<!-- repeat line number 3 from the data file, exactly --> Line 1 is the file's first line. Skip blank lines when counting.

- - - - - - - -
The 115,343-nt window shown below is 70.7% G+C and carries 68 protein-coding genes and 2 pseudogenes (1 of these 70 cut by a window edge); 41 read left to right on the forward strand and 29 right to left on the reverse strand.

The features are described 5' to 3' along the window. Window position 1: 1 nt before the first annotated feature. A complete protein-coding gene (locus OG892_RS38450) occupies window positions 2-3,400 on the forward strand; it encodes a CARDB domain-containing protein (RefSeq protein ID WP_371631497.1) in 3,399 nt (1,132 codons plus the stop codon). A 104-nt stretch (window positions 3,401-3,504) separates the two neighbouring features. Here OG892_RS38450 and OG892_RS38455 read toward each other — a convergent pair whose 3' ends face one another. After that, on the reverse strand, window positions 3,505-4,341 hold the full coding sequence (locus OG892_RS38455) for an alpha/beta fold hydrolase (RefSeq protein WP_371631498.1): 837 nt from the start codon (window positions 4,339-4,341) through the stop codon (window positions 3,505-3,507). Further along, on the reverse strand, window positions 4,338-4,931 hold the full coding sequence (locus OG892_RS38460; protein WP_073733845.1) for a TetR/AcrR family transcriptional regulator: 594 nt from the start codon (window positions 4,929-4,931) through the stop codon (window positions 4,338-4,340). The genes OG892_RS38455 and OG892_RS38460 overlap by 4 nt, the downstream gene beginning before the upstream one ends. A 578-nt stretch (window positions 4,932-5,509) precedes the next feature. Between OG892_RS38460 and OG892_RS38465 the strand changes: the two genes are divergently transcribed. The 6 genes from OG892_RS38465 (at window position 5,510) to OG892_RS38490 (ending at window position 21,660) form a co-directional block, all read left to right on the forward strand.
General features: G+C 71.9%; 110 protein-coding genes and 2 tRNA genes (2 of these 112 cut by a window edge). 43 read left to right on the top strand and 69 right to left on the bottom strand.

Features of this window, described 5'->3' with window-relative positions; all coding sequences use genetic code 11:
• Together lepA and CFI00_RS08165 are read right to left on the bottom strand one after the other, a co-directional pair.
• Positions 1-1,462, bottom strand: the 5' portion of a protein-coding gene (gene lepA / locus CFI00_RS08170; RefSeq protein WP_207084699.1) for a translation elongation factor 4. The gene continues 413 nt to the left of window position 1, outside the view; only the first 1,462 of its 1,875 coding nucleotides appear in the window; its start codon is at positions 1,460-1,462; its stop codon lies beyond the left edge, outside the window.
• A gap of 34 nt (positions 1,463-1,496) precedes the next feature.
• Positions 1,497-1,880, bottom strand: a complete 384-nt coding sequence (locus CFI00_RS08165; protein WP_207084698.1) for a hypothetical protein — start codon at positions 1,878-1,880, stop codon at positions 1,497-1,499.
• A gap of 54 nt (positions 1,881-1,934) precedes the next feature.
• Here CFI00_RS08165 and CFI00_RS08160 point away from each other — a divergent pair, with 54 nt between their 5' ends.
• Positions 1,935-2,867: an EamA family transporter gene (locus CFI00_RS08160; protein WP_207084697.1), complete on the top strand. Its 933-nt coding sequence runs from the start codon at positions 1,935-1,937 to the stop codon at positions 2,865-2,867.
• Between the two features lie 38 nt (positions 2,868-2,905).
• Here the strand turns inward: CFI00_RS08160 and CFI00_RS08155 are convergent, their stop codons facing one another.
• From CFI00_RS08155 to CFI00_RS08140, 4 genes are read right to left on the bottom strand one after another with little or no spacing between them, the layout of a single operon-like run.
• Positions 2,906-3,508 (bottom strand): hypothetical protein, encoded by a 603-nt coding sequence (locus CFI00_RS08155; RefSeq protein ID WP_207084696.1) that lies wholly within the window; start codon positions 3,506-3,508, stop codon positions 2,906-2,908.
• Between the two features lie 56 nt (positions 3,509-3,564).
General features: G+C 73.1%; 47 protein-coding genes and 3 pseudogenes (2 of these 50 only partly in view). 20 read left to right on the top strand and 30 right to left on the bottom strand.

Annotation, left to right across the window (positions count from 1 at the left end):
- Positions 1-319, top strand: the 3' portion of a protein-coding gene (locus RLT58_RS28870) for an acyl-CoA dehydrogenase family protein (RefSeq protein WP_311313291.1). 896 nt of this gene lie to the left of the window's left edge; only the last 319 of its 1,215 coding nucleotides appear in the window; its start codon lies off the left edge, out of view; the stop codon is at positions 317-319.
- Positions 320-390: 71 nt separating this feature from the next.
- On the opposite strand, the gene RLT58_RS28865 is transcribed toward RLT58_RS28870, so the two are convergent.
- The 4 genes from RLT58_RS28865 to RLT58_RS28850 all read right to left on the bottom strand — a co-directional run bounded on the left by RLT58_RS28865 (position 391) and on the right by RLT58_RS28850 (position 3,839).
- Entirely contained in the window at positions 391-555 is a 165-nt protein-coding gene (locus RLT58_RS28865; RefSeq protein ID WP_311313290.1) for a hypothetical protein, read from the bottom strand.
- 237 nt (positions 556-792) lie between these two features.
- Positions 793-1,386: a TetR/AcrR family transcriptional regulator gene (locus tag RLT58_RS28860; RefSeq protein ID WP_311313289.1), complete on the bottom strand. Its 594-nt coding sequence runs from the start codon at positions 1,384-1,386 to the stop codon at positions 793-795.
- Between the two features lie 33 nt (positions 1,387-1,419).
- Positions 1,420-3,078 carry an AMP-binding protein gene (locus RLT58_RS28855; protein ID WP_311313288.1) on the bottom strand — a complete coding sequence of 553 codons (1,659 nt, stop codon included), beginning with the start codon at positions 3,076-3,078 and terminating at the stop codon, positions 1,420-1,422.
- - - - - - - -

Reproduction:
General features: G+C 71.9%; 110 protein-coding genes and 2 tRNA genes (2 of these 112 cut by a window edge). 43 read left to right on the top strand and 69 right to left on the bottom strand.